‘Over two decades on from its original incarnation, grunge is back. Well, actually, 90s nostalgia in general in capturing the fascination of Gen Z’ Many fashion editorials now use celebrity endorsements to create revenue for their editorial or promote the designers within them. ‘If Ms Knowles saw the SS15 MM6 Maison Margiela show, she will no doubt have nodded approvingly when Beyoncé’s red bandanna top from the gig made a reappearance in industrial rubber, paired with light-wash jeans – a moment that prompted us to ask whether this season, fashion had grown Tumblr-hungry. It certainly has all of the trademark Margiela irony, and its deliberate bad taste felt like the sartorial embodiment of a #TBT accompanied by a smirking emoji and a sincere red heart. ’ It is ‘Gen Z’ that has grown up looking at pictures on Tumblr and taking inspiration from them; now looking back at what inspired them is nostalgic as the fashion has ironically bad taste, however, everyone followed trend. This is something now something 90s babies are recreating – reliving their teenage years. This pattern follows throughout the years in the history of fashion. With nostalgia still running as the latest trend since 2018 and fashion editorials publishing articles reminiscing about the 90s, of course, people are going to be romanticizing. It is a trip down memory lane, 90s baby’s childhood and past memories of happiness for everyone else. Not to mention it is mostly ‘Gen Z’ reading these articles. Even if it just a suggestion of quote by an editorial, the audience reading it will subliminally relate this to their real life and feelings. Dazed and Confused, is an independent, alternative style and culture magazine founded in 1991 by Jefferson Hack. The online platform reaches a global community much like other magazines now; a great tool for publishers and designers to help communicate to an appropriate audience. The digital era has made images and information more accessible than ever including celebrities. Media platforms recognize that their target audience idolizes celebrities and their lifestyle which is why they are used as a selling point, especially on front covers – Vogue especially.
‘The cover’s job is to sell the magazine and carry the image of the brand. ’ Most printed fashion magazines go by this rule using celebrities and models to feature on their front cover which makes them look somewhat similar and some would argue imitative and unoriginal. However, Vogue argues they are different. Vogue ‘most modern-day women’s magazine covers can basically be described as “a picture of a girl in a dress”, yet for Vogue, they have to look like “Vogue covers, yet be different from each other and from the other magazines on the shelf. This special quality comes from different sources: it could be a particularly amazing model, a celebrity, a beautiful hat, a wink in an eye a special printing technique, a surprising photograph. ’ The modern-day editorial if now a page of layout and text with a pretty girl behind it whether this is a good thing is up for debate. Before the front-page article, headlines and gossip, it was about the current day contemporary art, attention to detail and the artist perception. Whether its early Vogue, Harper’s Bazaar or the first fanzines of I-D, looking at past histories of fashion editorials will make you feel nostalgic even if you weren’t there to see it, it is the evolution of fashion editorial aesthetics. Looking at editorial design now it is about the contents that attract the audience, what’s hot and trending. This is what intrigues a reader before they even pick it off the shelf to read it. Vogue has the most recognized which makes it an epitome of fashion editorial.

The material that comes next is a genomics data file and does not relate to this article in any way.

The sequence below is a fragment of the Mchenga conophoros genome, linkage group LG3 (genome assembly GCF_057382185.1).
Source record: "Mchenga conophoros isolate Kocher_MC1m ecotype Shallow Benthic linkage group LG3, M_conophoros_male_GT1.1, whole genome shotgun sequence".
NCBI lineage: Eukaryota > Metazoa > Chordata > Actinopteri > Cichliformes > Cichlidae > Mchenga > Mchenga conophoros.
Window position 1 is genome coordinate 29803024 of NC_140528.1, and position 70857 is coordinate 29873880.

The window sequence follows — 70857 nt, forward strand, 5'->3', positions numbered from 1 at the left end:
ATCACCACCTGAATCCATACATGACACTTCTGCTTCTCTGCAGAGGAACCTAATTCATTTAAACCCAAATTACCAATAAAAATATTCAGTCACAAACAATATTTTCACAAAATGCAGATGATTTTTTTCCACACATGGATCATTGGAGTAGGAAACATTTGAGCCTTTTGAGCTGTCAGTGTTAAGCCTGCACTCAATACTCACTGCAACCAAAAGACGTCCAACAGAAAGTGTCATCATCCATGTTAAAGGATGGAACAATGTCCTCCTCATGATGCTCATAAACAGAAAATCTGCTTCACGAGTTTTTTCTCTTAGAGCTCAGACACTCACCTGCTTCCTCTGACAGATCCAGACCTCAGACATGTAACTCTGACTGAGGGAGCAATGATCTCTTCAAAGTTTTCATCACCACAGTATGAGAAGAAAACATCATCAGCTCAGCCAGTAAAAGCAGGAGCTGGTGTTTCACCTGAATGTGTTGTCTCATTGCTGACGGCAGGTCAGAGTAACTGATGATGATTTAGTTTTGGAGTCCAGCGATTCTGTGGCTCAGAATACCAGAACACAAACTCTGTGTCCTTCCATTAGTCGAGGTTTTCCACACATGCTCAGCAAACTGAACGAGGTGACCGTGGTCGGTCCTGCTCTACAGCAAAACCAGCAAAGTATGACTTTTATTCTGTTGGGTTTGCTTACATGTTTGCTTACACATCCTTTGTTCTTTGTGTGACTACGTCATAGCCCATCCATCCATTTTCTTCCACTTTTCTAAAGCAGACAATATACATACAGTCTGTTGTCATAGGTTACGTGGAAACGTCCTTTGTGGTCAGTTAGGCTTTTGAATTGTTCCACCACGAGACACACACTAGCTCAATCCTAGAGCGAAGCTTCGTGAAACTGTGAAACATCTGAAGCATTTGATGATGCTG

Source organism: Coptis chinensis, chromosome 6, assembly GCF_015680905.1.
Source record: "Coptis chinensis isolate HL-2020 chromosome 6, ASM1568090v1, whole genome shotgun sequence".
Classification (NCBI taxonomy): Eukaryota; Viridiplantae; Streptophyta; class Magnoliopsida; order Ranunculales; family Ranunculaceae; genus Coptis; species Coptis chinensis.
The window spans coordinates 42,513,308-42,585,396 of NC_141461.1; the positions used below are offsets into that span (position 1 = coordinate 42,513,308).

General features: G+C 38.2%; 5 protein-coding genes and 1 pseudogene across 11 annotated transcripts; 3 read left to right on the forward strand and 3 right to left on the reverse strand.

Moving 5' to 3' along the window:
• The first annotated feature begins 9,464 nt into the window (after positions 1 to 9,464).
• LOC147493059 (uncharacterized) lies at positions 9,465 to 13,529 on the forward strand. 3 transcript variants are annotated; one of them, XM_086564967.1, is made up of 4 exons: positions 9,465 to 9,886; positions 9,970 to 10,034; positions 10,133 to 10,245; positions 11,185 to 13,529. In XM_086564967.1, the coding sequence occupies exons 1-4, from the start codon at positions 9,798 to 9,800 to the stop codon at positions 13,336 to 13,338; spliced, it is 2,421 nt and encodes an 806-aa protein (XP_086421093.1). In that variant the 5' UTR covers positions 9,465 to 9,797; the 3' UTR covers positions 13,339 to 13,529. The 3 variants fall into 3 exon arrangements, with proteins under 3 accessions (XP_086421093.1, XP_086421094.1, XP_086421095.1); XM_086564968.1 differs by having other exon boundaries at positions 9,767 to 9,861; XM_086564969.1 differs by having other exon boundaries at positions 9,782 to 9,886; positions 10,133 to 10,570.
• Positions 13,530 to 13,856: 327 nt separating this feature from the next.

‘Vogue has become the champion women’s fashion publications because of its effective printed covers and dedication to its audience. ’ In a way Vogue is the trend-setter of editorials therefore, other publishers see how they communicate and emulate something similar. Since Vogue started to heavily use photography in the 40s on their front covers it was models used as a focal point, un until the 2000s celebrities and actresses started to be used. This follows the trend of other publications to; this is so the general public recognizes the image which increases the chance of a purchase. However, it is the type that surrounds the image that communicates with the audience, the selling line, main cover line, cover line and model credit; these are the features that sell a printed publication. This text can be held responsible beginning trends within in fashion that same as an article headline would do online. This is how fashion editorials sold nostalgia in 2018. Fashion editorials have sold nostalgia by using the front cover to communicate to the audience, this is the first point of sale. Using emotive language intrigues the reader which increases the chance of them picking up and reading the magazine; the same rule applies to online the articles, but the title does the work. Online articles sold the story of nostalgia the most last year with it being the trend of 2018. The nostalgia trend was targeted at ‘Gen Z’ exploiting 90s fashion and designers that are creating a throwback moment.
‘Nostalgia, in a digital age, no longer relies on an individual or specific memory, desire or event: it is fed and encouraged online, topped up relentlessly by easy access to an infinitely recyclable and sharable past. ’ Society has changed the way we consume information which is why fashion editorials are almost always online as well as printed. Online is where we source information, new trends, designers and gossip which makes it hard for the printed page to still stay relevant. Online articles that have been selling the trend of nostalgia are luring and engaging like “pink trailer” is a nostalgia-soaked short film about being in your 20s’ and ‘Reebok x Victoria Beckham just launched, and it’s a 90s dream’. Even if you are not interested in these articles it still makes you want to know what all the fuss is with revisiting the past and feeling nostalgic. These article titles are how fashion editorial are communicating to their online audiences due to screen design becoming more and more popular and the need for information fast.